CALENDAR SEPTEMBER BETTER L8 THAN NEVER CAR SHOW: Speed enthusiasts marvel at hundreds of shiny, sporty vehicles. Live DJ, raffles, kids’ activities and food galore add to the high-octane action. Bristol Recreation Fields, SUNDAY, SEP. 23, 9 A.M.-4 P.M., free to spectate, donations accepted for Camp Ta-Kum-Ta; $15-20 to register a vehicle. Info, 388-7951, ext. 101. BURKE FALL FOLIAGE FESTIVAL: Families
fall in love with autumn during daylong festivities including a parade at 10 a.m., a rubber duck race, bounce houses, horse-drawn wagon rides, a farm animal petting zoo and an interactive show from Reptiles on the Move. Village Green, East Burke, SATURDAY, SEP. 29, 9 A.M. Info, 626-4124. FREE
Fairs & Festivals CAPITAL CITY FARMERS MARKET FALL FESTIVAL: Families flock to the capital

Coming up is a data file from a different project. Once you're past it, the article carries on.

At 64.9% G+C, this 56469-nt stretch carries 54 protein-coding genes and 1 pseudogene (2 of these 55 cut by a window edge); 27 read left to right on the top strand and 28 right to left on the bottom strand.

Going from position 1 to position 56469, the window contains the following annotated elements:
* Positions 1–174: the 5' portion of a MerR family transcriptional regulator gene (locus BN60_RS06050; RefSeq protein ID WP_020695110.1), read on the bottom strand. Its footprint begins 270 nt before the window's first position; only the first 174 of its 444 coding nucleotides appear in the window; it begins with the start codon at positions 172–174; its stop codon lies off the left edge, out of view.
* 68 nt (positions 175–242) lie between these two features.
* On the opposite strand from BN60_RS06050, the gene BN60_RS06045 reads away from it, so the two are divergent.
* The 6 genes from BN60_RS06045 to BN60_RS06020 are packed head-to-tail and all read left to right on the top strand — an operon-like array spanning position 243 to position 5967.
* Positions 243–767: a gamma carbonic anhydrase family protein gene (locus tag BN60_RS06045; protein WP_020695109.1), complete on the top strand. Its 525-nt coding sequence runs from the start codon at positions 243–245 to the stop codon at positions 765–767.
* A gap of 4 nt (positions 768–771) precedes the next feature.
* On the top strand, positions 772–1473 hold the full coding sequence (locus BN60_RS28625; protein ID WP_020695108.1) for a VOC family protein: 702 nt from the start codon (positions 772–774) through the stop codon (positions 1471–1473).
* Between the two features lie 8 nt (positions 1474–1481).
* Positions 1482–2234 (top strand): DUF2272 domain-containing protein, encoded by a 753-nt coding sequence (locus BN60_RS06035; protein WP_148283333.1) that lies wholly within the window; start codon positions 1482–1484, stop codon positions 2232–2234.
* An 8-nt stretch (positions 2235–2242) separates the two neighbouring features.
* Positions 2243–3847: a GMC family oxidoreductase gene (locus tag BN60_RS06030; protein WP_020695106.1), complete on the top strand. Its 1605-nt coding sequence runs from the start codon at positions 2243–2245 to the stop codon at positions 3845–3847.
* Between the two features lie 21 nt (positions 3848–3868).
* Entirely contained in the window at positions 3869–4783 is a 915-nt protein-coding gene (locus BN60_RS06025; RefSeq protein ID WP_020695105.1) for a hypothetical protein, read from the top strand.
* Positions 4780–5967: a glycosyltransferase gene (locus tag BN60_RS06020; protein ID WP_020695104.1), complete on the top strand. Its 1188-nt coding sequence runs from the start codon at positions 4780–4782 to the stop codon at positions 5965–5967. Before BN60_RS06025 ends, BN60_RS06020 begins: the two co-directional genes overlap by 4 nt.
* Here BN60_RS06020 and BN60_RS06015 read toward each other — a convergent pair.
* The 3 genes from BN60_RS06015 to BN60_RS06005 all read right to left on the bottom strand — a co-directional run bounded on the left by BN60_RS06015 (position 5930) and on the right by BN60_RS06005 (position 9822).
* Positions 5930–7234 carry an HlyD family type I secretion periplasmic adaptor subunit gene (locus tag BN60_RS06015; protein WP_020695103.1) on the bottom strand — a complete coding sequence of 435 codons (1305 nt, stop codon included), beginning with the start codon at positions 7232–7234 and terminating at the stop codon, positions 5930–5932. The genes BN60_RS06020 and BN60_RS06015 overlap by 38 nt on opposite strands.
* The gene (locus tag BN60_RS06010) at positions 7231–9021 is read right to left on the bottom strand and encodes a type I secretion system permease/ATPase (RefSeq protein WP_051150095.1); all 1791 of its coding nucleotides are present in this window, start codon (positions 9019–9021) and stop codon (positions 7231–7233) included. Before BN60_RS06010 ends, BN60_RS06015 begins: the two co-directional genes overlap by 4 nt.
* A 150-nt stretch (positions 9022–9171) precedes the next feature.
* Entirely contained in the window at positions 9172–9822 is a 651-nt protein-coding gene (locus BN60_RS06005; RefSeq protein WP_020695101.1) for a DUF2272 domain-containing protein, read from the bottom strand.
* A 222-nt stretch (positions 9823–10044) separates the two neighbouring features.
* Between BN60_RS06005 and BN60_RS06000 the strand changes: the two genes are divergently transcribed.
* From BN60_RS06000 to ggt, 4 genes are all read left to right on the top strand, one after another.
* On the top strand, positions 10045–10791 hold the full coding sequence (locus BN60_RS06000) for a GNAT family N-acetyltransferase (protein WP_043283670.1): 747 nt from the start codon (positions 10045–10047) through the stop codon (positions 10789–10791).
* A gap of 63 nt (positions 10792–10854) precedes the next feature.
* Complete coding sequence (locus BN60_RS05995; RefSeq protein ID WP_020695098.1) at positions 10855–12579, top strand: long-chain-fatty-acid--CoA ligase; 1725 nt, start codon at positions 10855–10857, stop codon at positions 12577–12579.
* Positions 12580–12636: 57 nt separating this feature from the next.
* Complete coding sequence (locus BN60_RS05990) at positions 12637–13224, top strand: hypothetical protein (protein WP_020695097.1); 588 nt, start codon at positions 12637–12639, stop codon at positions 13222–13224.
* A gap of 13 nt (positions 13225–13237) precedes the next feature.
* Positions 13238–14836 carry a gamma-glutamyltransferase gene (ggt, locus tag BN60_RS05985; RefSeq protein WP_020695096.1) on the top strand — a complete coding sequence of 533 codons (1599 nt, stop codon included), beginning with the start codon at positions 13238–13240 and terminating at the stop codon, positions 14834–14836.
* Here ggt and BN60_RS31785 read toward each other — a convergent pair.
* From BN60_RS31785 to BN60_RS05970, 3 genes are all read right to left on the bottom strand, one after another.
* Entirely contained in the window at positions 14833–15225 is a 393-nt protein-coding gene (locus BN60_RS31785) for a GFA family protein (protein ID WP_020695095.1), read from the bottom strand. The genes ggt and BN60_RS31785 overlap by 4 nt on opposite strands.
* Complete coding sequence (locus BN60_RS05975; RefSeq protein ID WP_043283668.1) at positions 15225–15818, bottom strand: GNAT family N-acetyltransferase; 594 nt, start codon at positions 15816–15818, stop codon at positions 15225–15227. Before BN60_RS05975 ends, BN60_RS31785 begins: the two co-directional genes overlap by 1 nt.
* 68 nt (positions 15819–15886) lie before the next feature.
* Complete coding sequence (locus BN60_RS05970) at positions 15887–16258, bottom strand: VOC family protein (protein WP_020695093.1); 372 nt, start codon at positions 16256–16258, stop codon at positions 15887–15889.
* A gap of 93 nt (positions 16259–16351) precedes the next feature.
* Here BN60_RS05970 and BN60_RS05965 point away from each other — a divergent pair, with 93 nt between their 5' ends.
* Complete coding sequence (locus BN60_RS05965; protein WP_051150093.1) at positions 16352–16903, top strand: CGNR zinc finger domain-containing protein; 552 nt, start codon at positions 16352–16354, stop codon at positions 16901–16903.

city for an old-fashioned corn roast to raise funds for the Vermont Foodbank, live music, face painting and a veggie growing contest. Bring your largest or most interesting homegrown produce for prizes. Downtown Montpelier, SATURDAY, SEP. 1, 9 A.M.-1 P.M. Info, 793-8347. FREE CHAMPLAIN VALLEY FAIR: Cotton-candy
fun and carny curiosities collide at the state’s largest fair, complete with midway rides, daily parades and live entertainment. Midway opens at 11 a.m. Champlain Valley Expo, Essex Junction, THROUGH SEP. 2, $5-12; free for children under 5; 25% off advance discount tickets available at Price Chopper stores; ride bracelets $30; additional tickets required for grandstand concerts. Info, 878-5545.
SEPTEMBER 2018 KIDSVT.COM
STARS PARTY: Live music — including
Evansville Transit Authority — food trucks and stargazing with the Fairbanks Museum astronomers at dusk combine for a community evening. Gates open at 4:30 p.m. Old Stone House Museum, Brownington, SATURDAY, SEP. 1, $5-10, $25 per family; proceeds benefit the Old Stone House Museum. Info, 754-2022.
EAT UP ON THE GREEN AT CAMP MEADE: